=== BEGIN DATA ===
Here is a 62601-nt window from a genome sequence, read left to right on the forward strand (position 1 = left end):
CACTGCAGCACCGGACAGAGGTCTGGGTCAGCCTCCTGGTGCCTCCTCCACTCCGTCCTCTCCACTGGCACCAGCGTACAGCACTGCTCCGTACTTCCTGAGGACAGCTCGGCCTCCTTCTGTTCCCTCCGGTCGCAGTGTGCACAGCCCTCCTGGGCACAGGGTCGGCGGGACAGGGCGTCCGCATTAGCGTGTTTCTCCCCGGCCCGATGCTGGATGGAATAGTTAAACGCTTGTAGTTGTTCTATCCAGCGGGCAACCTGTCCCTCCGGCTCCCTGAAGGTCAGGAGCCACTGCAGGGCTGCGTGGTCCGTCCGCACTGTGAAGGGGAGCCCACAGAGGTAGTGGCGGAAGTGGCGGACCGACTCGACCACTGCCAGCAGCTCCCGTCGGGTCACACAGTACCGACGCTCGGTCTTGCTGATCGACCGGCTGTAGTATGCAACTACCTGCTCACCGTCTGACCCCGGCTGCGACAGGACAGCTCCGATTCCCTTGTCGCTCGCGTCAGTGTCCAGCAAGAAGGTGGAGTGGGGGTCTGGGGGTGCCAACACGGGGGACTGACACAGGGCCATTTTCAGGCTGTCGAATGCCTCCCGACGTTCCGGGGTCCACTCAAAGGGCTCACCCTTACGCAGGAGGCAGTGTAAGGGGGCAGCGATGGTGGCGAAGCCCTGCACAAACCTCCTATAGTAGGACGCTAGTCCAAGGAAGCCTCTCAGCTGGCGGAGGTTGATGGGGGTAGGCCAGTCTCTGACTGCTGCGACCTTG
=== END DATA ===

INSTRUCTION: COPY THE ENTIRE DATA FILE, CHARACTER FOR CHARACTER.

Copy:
Here is a 62601-nt window from a genome sequence, read left to right on the forward strand (position 1 = left end):
CACTGCAGCACCGGACAGAGGTCTGGGTCAGCCTCCTGGTGCCTCCTCCACTCCGTCCTCTCCACTGGCACCAGCGTACAGCACTGCTCCGTACTTCCTGAGGACAGCTCGGCCTCCTTCTGTTCCCTCCGGTCGCAGTGTGCACAGCCCTCCTGGGCACAGGGTCGGCGGGACAGGGCGTCCGCATTAGCGTGTTTCTCCCCGGCCCGATGCTGGATGGAATAGTTAAACGCTTGTAGTTGTTCTATCCAGCGGGCAACCTGTCCCTCCGGCTCCCTGAAGGTCAGGAGCCACTGCAGGGCTGCGTGGTCCGTCCGCACTGTGAAGGGGAGCCCACAGAGGTAGTGGCGGAAGTGGCGGACCGACTCGACCACTGCCAGCAGCTCCCGTCGGGTCACACAGTACCGACGCTCGGTCTTGCTGATCGACCGGCTGTAGTATGCAACTACCTGCTCACCGTCTGACCCCGGCTGCGACAGGACAGCTCCGATTCCCTTGTCGCTCGCGTCAGTGTCCAGCAAGAAGGTGGAGTGGGGGTCTGGGGGTGCCAACACGGGGGACTGACACAGGGCCATTTTCAGGCTGTCGAATGCCTCCCGACGTTCCGGGGTCCACTCAAAGGGCTCACCCTTACGCAGGAGGCAGTGTAAGGGGGCAGCGATGGTGGCGAAGCCCTGCACAAACCTCCTATAGTAGGACGCTAGTCCAAGGAAGCCTCTCAGCTGGCGGAGGTTGATGGGGGTAGGCCAGTCTCTGACTGCTGCGACCTTG